Part of the fundamental power of database systems is their ability to present a subset of records based on a search criterion or query that you specify. For example, you might have a database table containing records of all the rooms that exist at your company's headquarters facilities. Suppose that you want to prepare a report that lists all conference rooms that can seat more than 20 people. Using the Query Editor, you can easily construct a query that returns the subset of records or linked graphical objects that you want to see.
The Query Editor consists of a series of four tabs that you can use to develop queries. The tabbed progression is designed to make working with queries simple, even if you are not familiar with Structured Query Language (SQL). If you are unfamiliar with queries, work with the Quick Query and Range Query tabs initially until you become familiar with query syntax. Once you learn the basics involved in developing meaningful queries, you can progress to the Query Builder and SQL Query tabs.
You can begin creating a query in one tab and continue to refine it or add additional parameters in subsequent tabs. You might, for example, begin creating a simple query in the Quick Query tab and subsequently decide that you would like to add an additional condition using the Query Builder tab. When you click the Query Builder tab, it displays the values that you initially selected using the Quick Query tab, and you can add additional conditions to the query. However, you cannot move backwards through the tabs once you have changed the query in one of the later tabs, because each subsequent tab provides additional functions that are not available in the previous tabs. If you attempt to move backwards through the query tabs after modifying a query, you are prompted with a warning indicating that the query will be reset with its original default values.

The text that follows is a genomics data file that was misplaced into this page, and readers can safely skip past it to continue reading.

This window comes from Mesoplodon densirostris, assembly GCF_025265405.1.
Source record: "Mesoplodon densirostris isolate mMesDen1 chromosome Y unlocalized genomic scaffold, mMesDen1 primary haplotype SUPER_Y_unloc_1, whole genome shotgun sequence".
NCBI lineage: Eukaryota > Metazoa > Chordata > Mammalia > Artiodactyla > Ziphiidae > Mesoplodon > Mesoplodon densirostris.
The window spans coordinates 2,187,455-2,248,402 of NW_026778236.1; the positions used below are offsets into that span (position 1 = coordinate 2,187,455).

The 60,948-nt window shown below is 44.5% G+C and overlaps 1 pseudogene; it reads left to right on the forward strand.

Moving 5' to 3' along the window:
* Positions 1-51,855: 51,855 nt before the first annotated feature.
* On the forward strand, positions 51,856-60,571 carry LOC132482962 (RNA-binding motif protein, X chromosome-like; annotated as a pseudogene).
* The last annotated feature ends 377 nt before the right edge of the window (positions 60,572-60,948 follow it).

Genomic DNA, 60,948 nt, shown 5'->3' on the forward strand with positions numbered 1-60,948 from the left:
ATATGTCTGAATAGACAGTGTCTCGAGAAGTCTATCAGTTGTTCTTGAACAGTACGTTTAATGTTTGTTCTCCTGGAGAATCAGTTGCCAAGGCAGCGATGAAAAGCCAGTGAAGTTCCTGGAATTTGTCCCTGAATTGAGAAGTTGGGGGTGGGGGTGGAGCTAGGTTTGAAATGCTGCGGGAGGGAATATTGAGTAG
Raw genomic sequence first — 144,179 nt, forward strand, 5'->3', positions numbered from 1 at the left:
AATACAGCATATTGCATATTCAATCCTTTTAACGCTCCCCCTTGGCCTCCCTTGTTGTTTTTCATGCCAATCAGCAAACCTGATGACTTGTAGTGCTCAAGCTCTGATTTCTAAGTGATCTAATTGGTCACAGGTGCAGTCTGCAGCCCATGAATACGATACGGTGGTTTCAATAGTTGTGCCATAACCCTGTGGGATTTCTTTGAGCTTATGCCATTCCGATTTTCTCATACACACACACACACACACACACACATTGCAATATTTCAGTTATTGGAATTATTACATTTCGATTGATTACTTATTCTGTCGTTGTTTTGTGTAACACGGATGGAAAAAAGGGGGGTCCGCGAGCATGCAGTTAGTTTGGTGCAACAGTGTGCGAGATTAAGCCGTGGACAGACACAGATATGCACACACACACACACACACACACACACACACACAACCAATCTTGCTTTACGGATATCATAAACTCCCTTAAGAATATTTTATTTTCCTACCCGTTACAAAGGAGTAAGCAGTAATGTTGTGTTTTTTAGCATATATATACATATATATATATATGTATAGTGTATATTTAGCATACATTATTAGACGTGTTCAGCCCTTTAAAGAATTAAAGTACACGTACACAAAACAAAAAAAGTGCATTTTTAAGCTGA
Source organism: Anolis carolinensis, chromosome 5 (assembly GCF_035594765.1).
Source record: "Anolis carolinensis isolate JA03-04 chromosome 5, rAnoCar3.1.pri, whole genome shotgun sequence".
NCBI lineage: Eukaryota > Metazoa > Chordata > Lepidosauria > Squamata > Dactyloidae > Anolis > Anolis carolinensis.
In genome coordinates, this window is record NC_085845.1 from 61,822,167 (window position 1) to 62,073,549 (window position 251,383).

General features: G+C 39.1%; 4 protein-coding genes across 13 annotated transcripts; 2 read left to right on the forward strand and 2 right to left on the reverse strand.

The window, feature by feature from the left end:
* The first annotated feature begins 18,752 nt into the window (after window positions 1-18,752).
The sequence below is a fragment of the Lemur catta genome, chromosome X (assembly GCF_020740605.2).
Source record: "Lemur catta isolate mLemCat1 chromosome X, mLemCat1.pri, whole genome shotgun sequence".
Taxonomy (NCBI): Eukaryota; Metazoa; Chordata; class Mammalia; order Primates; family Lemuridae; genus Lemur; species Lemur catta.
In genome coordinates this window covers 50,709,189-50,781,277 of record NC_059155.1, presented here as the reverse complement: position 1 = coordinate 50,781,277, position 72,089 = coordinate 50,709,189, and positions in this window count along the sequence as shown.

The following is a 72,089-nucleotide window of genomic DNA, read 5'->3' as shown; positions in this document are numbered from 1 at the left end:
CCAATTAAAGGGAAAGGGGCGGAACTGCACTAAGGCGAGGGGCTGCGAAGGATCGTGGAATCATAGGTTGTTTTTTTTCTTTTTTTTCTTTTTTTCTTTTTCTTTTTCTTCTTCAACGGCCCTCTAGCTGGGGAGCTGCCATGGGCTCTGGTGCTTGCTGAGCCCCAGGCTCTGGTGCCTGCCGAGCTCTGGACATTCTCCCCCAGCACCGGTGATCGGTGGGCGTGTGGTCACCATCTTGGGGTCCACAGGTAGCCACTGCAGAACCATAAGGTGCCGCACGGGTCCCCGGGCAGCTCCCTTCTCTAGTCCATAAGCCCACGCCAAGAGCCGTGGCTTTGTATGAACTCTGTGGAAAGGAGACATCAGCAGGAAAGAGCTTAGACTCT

The tabbed progression of the Query Editor is particularly useful in becoming familiar with SQL syntax. For example, you can create a query using the Quick Query tab and then select the SQL Query tab to view how your query is formatted using SQL.
The Query Editor provides the following tabs for building queries:
california.headquarters.room.type = 'cubicle'
california.headquarters.room.area < 80.
for detailed information about constructing queries and working with operators. If you are already comfortable building database queries, see .See